ASX-listed integrator, CSG, will lose 100 staff from its Canberra operations following its failure to secure a number of Government contracts. Group general manager, Brian Lee, said staff cuts had been anticipated when it purchased the Commander business in October last year. He stressed there will be no further losses.
“The tenders lost to other providers had been bidded for by Commander while under receivership,” he said. “We had hoped that those staff would migrate to the new providers with the contracts, but it didn’t occur.”
Lee insisted CSG was in a growth period, having recently taken on an additional 100 staff in its SA operations.
“As it is, we’re keeping on more staff than needed because we feel they are good people and will help us grow the business. We see our main area of growth being in managed services, but are hoping to grow both the enterprise and print services businesses in Canberra,” Lee said.
Commander tenders lost include one to the Civil Aviation Safety Authority (CASA), and most recently, the Department of Agriculture, Fisheries and Forestry.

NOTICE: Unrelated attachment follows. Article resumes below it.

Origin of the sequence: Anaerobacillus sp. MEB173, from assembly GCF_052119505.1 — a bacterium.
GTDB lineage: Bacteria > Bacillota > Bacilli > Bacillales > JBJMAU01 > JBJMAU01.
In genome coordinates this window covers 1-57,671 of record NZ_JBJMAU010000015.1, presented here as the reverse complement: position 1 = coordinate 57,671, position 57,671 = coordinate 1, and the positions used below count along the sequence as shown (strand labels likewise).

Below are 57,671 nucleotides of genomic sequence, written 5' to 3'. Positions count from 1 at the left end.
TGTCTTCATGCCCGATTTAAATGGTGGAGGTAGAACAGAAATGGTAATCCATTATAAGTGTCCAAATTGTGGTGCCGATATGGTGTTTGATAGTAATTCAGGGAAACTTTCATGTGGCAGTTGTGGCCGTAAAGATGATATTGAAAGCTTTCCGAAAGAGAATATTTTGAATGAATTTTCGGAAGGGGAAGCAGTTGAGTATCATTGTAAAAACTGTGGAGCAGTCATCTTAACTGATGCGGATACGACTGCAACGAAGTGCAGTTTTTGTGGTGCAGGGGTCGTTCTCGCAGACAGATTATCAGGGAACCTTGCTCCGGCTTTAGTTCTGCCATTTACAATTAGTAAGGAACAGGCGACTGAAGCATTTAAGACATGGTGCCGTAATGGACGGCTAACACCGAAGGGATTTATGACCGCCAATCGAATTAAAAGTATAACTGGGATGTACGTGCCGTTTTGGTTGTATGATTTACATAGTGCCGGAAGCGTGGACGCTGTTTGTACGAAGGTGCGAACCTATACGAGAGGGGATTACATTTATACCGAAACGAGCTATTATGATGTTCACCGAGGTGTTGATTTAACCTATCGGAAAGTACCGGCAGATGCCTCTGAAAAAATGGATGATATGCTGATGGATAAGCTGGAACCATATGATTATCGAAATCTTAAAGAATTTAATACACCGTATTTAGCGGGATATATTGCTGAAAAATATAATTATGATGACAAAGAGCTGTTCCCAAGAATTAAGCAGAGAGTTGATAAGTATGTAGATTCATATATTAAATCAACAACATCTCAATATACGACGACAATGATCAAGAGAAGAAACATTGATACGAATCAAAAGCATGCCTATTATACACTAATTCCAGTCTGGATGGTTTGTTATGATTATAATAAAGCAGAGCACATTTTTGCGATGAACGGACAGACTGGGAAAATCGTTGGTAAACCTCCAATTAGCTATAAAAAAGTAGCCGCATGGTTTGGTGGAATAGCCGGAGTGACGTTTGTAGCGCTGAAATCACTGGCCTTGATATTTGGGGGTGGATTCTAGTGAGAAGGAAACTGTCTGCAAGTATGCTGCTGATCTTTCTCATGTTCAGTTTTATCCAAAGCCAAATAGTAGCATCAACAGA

However, CSG has been awarded preferred tenderer status for a $60 million contract with the Department of Education and Early Childhood Development in Victoria. CFO, Kevin McLaine, claimed a four-year contract to build the Victorian Ultranet is also due to be signed within the next 2-3 weeks.
“I’ve got a timeframe to start on it immediately and it will be fully implemented by the third quarter of the next financial year. Part of the contract is the ongoing maintenance, management and support of it,” he said.
The Victorian Ultranet will be a centrally hosted, Web-based system accessible to Victorian students, parents and teachers based on an Oracle platform. According to the Victorian Department of Education, it will provide attendance records, report cards and other individualised data.
CSG also recently signed a three-year contract worth up to $3 million with the Western Australian Department of the Attorney General and the Department of Corrective Services to provide Strategic Management and IT project services.
Meanwhile, rival ASX-listed managed services provider, ASG, has released positive guidance for its financial year.
In an ASX statement, it announced expected earnings before tax of $19 million, following earnings before tax of $9 million for the December half. It is also expecting double-digit growth in revenue and earnings in the 2010 financial year. ASG CFO, Dean Langenbach, was pleased with its situation and said the company was in a strong cash position.
“We have a strong pipeline in corporate and government,” he said.
“In the 2009 financial year, we experienced good growth on existing contracts. 2010 should see the same kind of growth, and we’ll also be looking for long-term managed services contracts.”